Best practices for multilingual e-learning

When people learn something in their second language, regardless of fluency, they often think they understand more of the content than they actually do.  Translation and localization are essential.  Follow these best practices to create localization-friendly source modules for multilingual e-learning.

Creating multilingual e-learning involves both technical and cultural challenges. For example, the content needs to be accessible and or exportable from your e-learning authoring software. On the cultural side, you should make sure the images, examples, and scenarios used in your source resonate with your audience overseas. When developing e-learning for translation, follow these best practices to avoid both technical and cultural pitfalls:

Technical issues

  • Use a Unicode-compliant e-learning authoring tool. This should not be an issue with the newer versions of popular e-learning tools.
  • Create content modules that can be re-used and re-purposed, to enable use of e-learning content across other platforms. This helps maintain a favorable balance between localization costs and benefits. DITA authoring tools will help maintain consistency and accuracy across files and over time.
  • Automate translation. Your language services partner should use computer-assisted translation (CAT) tools to extract and organize translatable text. Text that appears multiple times, like response categories, instructions, and/or information modules, will be translated once and automatically inserted in its proper place. In this way, CAT tools save time and money while ensuring consistency.
  • Follow best practices to prepare for seamless integration of text, voiceover, animation, and video. See our separate post, “E-learning localization: minimize integration costs.”

Cultural and linguistic issues

  • Neutralize content. No unnecessary jargon, geographical references, idioms, or jokes. If you must use acronyms, explain them. Use simplified language whenever possible.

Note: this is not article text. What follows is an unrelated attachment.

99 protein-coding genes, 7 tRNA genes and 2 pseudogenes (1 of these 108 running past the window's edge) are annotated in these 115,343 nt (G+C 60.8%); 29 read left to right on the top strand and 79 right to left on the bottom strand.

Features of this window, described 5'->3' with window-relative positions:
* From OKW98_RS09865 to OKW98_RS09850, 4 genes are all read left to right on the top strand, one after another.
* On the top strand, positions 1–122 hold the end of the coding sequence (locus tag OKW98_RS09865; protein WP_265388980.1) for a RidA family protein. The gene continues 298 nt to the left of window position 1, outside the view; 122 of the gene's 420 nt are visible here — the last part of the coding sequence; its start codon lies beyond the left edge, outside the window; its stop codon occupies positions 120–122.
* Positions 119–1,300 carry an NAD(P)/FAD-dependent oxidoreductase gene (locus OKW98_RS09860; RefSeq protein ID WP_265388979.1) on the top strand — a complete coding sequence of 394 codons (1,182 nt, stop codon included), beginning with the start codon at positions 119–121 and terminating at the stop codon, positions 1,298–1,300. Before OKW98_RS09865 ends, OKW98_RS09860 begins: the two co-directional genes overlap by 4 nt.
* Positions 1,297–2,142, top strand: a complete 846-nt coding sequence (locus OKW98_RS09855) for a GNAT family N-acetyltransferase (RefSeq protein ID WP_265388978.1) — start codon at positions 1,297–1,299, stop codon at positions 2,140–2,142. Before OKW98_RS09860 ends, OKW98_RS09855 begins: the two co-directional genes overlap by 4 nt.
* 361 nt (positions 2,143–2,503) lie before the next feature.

• Request pre-translation cultural consulting. An in-country linguist can review the English course prior to translation. They will alert you to images or concepts that are either unfamiliar or unacceptable to the target audience.
  • Plan for internal review. Consult with your language partner to decide at which stages your in-house review would be most efficient.
  • Develop and follow a style guide and terminology conventions. Make sure you have a handle on the stylistic principles to be followed in all languages. Prepare and vet glossaries of important terminology with your experts, using in-country reviewers for this step if feasible.
  • If you plan to use foreign language voice-overs, create a pronunciation guide for acronyms, brand names, and specialized terminology.

Localization for e-learning modules requires several steps, including translation and integration.  Depending on your authoring platform, your language service partner might perform the integration. If your in-house team handles integration, plan to send the localized modules back to your translation partner for review and testing. This critical step ensures that your e-learning program works properly for your native-language audience. E-learning is an increasingly popular strategy for training a global workforce. If you have questions about how we can support multilingual e-learning development, just ask. We’ll be happy to answer any questions you have.